On an on-going basis, we engage with our industry partners to enhance their understanding of our transformation journey and of how this can contribute to the success and sustainability of both our business and their businesses.

During the reporting period, our overall performance in the construction sector met target, with 80% of controllable procurement spend (R701 million) going to B-BBEE suppliers. Of this, 82% (R576 million) went to 51% black-owned suppliers, against a target of 50%, and 56% (R390.7 million) went to 30% black women-owned suppliers, against a target of 15%.

Further, R109.4 million of controllable spend supported exempt micro enterprises (EMEs), representing 15.61% of total spend against a target of 20%; R370 million supported qualifying small enterprises (QSEs), representing 53% of spend against a target of 20%; R58 million supported youth-owned enterprises, representing 8.27% of spend against a target of 20%; and R17.3 million supported enterprises owned and run by people with disabilities, representing 2.48% of spend against a target of 10%.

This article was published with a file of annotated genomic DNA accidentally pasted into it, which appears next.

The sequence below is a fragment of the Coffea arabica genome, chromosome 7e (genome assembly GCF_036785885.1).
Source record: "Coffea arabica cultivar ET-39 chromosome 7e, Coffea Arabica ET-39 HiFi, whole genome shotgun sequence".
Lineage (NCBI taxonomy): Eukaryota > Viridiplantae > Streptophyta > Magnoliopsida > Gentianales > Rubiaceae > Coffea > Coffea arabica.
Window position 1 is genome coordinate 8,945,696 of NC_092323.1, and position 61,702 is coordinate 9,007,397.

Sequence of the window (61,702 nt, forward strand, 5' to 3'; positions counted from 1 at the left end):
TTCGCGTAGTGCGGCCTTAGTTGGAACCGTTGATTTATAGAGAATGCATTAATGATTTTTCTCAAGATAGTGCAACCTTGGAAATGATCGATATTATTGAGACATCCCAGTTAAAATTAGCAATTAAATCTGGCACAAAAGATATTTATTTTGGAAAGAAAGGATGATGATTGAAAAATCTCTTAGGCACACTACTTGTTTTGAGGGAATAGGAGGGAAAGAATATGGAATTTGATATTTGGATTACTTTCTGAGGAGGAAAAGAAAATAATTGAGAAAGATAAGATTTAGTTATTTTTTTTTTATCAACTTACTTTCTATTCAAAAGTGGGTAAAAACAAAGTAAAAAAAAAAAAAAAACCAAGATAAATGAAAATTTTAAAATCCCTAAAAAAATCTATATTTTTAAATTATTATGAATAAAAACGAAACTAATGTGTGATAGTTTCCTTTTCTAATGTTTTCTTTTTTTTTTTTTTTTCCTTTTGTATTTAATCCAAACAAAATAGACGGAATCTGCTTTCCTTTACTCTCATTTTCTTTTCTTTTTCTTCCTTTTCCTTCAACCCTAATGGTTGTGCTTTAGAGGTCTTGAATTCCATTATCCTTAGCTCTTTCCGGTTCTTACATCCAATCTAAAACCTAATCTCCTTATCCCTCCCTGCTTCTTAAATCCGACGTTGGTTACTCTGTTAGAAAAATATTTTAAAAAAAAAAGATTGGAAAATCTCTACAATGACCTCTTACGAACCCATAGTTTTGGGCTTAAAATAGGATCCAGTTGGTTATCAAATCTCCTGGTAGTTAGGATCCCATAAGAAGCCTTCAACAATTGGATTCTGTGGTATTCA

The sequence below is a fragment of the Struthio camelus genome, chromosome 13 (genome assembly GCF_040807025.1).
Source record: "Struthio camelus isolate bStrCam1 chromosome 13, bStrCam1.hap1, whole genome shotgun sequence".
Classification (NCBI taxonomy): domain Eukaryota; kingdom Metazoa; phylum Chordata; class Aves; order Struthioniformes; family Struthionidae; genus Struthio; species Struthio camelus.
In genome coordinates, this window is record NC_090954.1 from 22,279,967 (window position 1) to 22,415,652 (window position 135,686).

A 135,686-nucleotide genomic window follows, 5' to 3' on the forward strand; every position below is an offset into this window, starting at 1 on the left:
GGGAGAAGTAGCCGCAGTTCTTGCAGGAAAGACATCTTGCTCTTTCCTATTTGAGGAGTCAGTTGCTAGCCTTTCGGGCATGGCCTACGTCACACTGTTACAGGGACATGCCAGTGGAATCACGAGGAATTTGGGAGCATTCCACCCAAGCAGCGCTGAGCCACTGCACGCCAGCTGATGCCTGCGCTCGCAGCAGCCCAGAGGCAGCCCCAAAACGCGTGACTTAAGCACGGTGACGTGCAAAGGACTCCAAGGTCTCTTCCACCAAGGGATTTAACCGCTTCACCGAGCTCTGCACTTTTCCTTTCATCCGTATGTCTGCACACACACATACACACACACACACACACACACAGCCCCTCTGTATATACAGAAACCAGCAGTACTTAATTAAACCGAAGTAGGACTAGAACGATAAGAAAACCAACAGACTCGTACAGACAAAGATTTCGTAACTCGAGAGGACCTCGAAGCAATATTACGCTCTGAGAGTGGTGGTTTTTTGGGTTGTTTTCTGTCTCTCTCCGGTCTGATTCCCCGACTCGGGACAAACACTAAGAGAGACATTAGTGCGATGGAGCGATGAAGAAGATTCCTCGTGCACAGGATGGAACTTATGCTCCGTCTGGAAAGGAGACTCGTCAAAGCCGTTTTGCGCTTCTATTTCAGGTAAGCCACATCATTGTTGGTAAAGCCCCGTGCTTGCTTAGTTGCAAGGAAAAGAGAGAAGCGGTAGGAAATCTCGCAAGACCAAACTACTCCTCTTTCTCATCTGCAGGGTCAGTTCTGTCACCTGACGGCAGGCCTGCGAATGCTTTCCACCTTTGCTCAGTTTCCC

Information technology

Current performance on all contracted projects is in line with our IT transformation targets. The process of digitalising outdated or redundant processes is ongoing and, during the reporting period, we issued a tender for the digitalisation of our immigration and emigration processes. Our journey towards delivering a contactless check-in experience is also ongoing and a pilot programme for O.R. Tambo International Airport is currently in the planning stage. Strategic projects like these will provide secure, innovative, and resilient digital platforms to meet customer expectations and deliver on our B-BBEE commitments.